Laugh It Up
If you're feeling particularly stressed, perhaps it's time to take a quick YouTube break. A small 1989 study in the <em>American Journal of the Medical Sciences</em> showed that<a href="http://www.ncbi.nlm.nih.gov/pubmed/2556917" target="_hplink"> "mirthful laughter"</a> is linked with lower blood levels of the stress hormone cortisol. The Mayo Clinic reported that laughter also promotes <a href="http://www.mayoclinic.com/health/stress-relief/SR00034" target="_hplink">endorphin release</a> in the brain and relaxes the muscles, which are all key for stress relief.
Grab A Shovel And Some Seeds
Caregiving is extremely stressful, but a 2008 survey showed that gardening may help to reduce stress among caregivers. The survey, by BHG.com, showed that 60 percent of caregivers feel <a href="http://www.alz.org/national/documents/release_110308_garden.pdf" target="_hplink">relaxed when they garden</a>, the Alzheimer's Association reported. And, Health.com reported on a Netherlands study, suggesting that gardening can help to <a href="http://www.health.com/health/article/0,,20507878_2,00.html" target="_hplink">lower cortisol levels</a> and boost mood among people who had just finished a stressful task. That's because doing something that requires "involuntary attention" -- like sitting back and enjoying nature -- helps to replenish ourselves, Health.com reported.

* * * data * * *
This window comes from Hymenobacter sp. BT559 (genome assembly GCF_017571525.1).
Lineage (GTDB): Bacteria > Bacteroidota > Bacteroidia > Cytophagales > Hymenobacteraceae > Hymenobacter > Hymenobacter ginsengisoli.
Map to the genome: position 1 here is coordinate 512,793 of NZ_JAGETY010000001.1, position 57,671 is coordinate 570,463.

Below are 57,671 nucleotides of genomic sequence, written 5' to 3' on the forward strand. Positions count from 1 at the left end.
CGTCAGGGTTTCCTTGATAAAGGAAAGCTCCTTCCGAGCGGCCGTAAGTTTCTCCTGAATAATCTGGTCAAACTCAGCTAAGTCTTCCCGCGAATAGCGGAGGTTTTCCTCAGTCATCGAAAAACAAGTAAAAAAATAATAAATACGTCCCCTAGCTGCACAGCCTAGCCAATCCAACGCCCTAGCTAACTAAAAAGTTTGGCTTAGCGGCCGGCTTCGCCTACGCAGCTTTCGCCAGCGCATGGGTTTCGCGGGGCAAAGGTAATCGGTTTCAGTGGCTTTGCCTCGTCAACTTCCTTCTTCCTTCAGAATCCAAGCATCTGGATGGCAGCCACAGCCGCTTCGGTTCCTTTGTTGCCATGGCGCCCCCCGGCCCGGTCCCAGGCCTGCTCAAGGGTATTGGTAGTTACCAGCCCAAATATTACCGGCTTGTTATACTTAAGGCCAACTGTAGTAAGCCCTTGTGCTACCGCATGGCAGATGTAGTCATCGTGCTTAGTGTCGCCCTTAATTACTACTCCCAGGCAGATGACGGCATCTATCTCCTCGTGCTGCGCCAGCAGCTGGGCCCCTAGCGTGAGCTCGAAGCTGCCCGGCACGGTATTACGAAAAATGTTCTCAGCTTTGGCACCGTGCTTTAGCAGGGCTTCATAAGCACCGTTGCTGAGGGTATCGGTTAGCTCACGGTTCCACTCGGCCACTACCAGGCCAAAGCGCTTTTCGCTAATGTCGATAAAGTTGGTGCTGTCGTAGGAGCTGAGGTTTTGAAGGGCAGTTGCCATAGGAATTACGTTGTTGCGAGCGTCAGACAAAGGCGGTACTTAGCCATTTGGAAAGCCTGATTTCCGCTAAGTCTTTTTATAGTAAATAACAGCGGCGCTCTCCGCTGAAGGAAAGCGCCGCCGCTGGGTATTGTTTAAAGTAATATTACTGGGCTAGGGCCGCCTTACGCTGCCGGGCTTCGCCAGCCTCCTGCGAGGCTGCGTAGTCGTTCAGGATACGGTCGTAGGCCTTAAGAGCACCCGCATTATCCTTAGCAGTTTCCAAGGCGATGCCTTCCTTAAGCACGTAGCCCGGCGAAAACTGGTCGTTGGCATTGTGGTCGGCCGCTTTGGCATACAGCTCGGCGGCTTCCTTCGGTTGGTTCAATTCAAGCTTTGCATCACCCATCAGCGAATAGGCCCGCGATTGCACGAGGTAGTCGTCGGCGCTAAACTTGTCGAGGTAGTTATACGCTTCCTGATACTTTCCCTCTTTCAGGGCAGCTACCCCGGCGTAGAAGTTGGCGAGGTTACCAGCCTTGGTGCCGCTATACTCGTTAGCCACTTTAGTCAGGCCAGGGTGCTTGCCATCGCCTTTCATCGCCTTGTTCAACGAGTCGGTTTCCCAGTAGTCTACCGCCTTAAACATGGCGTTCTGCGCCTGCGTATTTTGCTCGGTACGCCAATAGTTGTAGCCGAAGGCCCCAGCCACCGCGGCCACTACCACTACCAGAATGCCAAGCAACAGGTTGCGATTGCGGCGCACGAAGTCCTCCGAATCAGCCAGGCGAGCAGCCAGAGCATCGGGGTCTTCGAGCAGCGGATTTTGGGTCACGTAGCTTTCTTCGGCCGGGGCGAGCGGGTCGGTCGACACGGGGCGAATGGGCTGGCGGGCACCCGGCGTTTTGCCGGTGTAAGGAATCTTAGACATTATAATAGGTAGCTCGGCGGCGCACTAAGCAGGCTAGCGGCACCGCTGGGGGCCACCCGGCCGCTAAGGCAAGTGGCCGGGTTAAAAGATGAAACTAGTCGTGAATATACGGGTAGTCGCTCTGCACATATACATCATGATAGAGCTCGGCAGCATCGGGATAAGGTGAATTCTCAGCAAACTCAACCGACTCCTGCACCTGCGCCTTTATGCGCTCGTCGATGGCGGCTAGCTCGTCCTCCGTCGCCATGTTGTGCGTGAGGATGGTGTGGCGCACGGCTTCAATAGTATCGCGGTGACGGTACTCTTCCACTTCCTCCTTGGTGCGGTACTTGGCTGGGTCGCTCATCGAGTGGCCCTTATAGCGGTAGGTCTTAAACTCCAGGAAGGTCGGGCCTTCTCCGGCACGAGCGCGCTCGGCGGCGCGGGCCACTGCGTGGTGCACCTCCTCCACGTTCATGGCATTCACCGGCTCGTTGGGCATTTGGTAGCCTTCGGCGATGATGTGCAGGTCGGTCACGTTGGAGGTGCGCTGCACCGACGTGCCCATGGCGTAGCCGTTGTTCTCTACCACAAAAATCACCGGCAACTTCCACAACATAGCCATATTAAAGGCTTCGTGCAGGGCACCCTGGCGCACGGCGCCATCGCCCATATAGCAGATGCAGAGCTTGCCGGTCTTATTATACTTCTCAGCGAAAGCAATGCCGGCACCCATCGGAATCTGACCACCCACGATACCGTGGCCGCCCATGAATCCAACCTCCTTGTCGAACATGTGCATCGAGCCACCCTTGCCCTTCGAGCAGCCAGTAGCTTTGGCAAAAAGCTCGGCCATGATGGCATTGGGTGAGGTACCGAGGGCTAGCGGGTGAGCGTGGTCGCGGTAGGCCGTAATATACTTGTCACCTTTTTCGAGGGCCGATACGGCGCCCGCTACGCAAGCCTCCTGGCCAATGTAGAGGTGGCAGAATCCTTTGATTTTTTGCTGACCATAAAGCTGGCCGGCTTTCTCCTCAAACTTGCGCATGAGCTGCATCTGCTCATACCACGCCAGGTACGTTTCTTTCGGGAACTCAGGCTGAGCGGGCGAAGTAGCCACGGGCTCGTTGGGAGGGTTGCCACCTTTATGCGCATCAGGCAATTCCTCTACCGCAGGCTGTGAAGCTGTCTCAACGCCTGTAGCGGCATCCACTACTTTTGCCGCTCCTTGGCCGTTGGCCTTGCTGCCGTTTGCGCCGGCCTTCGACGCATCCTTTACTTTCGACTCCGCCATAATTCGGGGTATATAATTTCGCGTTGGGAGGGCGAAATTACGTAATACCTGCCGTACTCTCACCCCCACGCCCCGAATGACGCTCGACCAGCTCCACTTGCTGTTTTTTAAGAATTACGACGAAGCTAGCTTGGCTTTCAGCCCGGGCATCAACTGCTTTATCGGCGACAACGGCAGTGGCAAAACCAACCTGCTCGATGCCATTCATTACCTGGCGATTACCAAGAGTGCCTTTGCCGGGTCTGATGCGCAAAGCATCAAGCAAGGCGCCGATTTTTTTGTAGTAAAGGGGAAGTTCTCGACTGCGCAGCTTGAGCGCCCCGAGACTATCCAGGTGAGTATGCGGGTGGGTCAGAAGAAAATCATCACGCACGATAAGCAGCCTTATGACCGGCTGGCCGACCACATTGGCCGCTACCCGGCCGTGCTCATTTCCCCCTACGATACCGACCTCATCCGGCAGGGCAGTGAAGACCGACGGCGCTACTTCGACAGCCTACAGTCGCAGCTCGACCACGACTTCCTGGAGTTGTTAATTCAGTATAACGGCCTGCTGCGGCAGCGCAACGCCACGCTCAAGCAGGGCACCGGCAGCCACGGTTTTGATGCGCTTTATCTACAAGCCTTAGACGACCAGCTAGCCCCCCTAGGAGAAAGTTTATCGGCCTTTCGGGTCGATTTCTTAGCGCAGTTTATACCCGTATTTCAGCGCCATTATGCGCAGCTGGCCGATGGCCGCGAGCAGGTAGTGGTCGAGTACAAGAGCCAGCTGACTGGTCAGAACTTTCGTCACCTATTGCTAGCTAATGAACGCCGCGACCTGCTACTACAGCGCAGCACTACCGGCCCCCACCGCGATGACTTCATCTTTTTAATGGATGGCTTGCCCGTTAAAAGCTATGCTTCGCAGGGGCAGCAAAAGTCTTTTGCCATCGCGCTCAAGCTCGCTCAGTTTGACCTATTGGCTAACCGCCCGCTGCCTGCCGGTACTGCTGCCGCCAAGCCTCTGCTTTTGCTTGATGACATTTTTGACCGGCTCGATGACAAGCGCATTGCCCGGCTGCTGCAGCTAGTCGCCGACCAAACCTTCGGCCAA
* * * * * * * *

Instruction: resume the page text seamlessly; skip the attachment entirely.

Crack Open A Book